• Minor to Severe Pain: Patients will typically experience minor pain after surgery which will diminish over time, but might experience more severe pain if failing to properly care for their implant.
  • Beautiful Smile: On the brighter side of implant dentistry, your implant will help restore your smile and allow you to feel confident when you show your smile.
  • Normal Functionality: Dental implants will look and perform just like your natural teeth allowing you to live out your daily life in comfort.
  • Longer-lasting: Implants offer longer-lasting results compared to dentures and are permanently sealed so you won’t have to worry about taking them out at night or painful rubbing from use.
  • Affordable: Implant dentistry procedures are made to be fairly affordable for patients and are covered by many dental insurance companies. If you don’t have insurance, All In One Dental Innovations also offers alternative methods of payment so that you don’t have to experience ongoing discomfort and can get the dental care you deserve.

 

Contact All In One Dental Today!

To learn more about dental implant safety, call our office today at (925) 828-9811 to schedule a consultation with a dental health professional! You can easily request an appointment online!

 

How Safe Is A Dental Implant? is republished from: http://allin1dental.com

All In One Dental Innovations
7046 Dublin Blvd
Dublin, CA 94568
(925) 828-9811
info@allin1dental.com

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Are Dental Implants Permanent?

Looking for a permanent solution for achieving your best smile? Then dental implants are the perfect option for you! Come learn about the durability of implant dentistry with All In One Dental Innovations and the longer-lasting performance that implants have over other temporary options like dentures or bridges.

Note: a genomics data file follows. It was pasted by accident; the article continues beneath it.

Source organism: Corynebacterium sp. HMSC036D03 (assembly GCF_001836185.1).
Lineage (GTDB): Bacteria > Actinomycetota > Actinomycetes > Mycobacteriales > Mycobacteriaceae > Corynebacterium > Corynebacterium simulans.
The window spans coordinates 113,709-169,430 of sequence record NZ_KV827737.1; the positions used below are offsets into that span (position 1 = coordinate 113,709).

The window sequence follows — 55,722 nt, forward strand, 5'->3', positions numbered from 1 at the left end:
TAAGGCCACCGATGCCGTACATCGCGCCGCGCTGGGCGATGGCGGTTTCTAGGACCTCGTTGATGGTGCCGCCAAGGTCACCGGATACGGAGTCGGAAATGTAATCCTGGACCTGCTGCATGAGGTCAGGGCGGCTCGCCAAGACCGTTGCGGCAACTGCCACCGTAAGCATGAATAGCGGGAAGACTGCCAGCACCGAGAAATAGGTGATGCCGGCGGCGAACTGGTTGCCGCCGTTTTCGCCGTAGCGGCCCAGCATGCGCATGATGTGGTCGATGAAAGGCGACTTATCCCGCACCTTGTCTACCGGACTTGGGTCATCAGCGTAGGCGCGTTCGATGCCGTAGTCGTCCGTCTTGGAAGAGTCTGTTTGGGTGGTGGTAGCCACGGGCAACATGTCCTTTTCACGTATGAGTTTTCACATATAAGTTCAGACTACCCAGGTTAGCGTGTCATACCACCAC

Implant Dentistry vs. Dentures or Bridges

You might be curious about how dental implants measure up to dentures and bridges over time. If implants are given the proper care, they can last a lifetime and the best part is that they don’t need to be taken out or put back in each day. Dental implants give the appearance and feel of completely natural teeth. Dentures and bridges may appear to look fairly natural from a distance, but they can be easily removed which might cause you some discomfort with your appearance without them.

Dentures and Bridges might also have to be readjusted over time as your other teeth change in order to avoid ill-fitting mouthpieces. When not fitted properly, dentures and bridges can cause painful irritation to the gums by rubbing up against them constantly. Those who opt for dental implants never have to worry about this issue because the implant acts as a perfect replica of a natural tooth that comfortably–and permanently–settles into the jawbone. With a dental implant, you don’t have to worry about putting it in every day and can go about your day in confidence knowing that your smile looks naturally beautiful.

One thing to be cautious of when considering dental implants, however, is that there is a minor chance for implant failure depending on the patient and the dental surgeon installing them. It’s vital for patients to find a dental health professional with the right qualifications and procedure history to execute their surgery in order for it to be successful. It’s also crucial to thoroughly discuss your options and what type of implant is right for you depending on a number of factors including the depth of your jawbone. If you have a shallow jawbone and the doctor tries to drill in the screw post part of the implant too deep, you might be at risk for potential damage to your gums, nerves, or jawbone.